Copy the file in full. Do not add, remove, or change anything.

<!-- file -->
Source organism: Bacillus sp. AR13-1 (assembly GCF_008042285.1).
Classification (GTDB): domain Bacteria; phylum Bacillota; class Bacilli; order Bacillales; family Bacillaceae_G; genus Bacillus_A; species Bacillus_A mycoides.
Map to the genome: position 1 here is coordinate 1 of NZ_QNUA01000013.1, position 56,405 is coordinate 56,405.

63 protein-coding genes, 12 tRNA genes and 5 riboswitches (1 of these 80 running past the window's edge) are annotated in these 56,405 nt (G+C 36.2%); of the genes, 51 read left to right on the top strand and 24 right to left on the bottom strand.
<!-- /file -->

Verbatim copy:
Source organism: Bacillus sp. AR13-1 (assembly GCF_008042285.1).
Classification (GTDB): domain Bacteria; phylum Bacillota; class Bacilli; order Bacillales; family Bacillaceae_G; genus Bacillus_A; species Bacillus_A mycoides.
Map to the genome: position 1 here is coordinate 1 of NZ_QNUA01000013.1, position 56,405 is coordinate 56,405.

63 protein-coding genes, 12 tRNA genes and 5 riboswitches (1 of these 80 running past the window's edge) are annotated in these 56,405 nt (G+C 36.2%); of the genes, 51 read left to right on the top strand and 24 right to left on the bottom strand.